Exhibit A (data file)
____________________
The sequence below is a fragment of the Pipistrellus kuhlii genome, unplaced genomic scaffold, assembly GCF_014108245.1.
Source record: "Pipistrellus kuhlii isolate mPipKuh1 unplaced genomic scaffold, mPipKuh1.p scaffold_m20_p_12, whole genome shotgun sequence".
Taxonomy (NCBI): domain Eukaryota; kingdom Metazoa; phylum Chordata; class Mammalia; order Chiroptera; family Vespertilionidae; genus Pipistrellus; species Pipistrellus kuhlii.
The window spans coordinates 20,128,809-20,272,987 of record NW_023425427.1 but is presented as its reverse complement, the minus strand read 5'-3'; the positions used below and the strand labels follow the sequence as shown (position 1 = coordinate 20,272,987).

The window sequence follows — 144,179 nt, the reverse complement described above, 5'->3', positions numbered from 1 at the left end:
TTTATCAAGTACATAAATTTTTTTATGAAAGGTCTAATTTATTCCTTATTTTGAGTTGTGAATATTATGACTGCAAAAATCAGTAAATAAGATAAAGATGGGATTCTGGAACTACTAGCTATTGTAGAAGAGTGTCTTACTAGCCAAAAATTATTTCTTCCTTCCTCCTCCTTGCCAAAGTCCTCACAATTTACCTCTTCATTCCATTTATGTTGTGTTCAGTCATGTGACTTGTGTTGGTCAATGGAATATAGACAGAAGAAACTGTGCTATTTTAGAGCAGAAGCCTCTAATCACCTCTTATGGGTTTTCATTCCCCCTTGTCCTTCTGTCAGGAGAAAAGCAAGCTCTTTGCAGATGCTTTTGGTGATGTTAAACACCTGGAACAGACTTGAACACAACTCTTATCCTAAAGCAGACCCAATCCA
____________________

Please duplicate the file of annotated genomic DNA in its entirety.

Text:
The sequence below is a fragment of the Pipistrellus kuhlii genome, unplaced genomic scaffold, assembly GCF_014108245.1.
Source record: "Pipistrellus kuhlii isolate mPipKuh1 unplaced genomic scaffold, mPipKuh1.p scaffold_m20_p_12, whole genome shotgun sequence".
Taxonomy (NCBI): domain Eukaryota; kingdom Metazoa; phylum Chordata; class Mammalia; order Chiroptera; family Vespertilionidae; genus Pipistrellus; species Pipistrellus kuhlii.
The window spans coordinates 20,128,809-20,272,987 of record NW_023425427.1 but is presented as its reverse complement, the minus strand read 5'-3'; the positions used below and the strand labels follow the sequence as shown (position 1 = coordinate 20,272,987).

The window sequence follows — 144,179 nt, the reverse complement described above, 5'->3', positions numbered from 1 at the left end:
TTTATCAAGTACATAAATTTTTTTATGAAAGGTCTAATTTATTCCTTATTTTGAGTTGTGAATATTATGACTGCAAAAATCAGTAAATAAGATAAAGATGGGATTCTGGAACTACTAGCTATTGTAGAAGAGTGTCTTACTAGCCAAAAATTATTTCTTCCTTCCTCCTCCTTGCCAAAGTCCTCACAATTTACCTCTTCATTCCATTTATGTTGTGTTCAGTCATGTGACTTGTGTTGGTCAATGGAATATAGACAGAAGAAACTGTGCTATTTTAGAGCAGAAGCCTCTAATCACCTCTTATGGGTTTTCATTCCCCCTTGTCCTTCTGTCAGGAGAAAAGCAAGCTCTTTGCAGATGCTTTTGGTGATGTTAAACACCTGGAACAGACTTGAACACAACTCTTATCCTAAAGCAGACCCAATCCA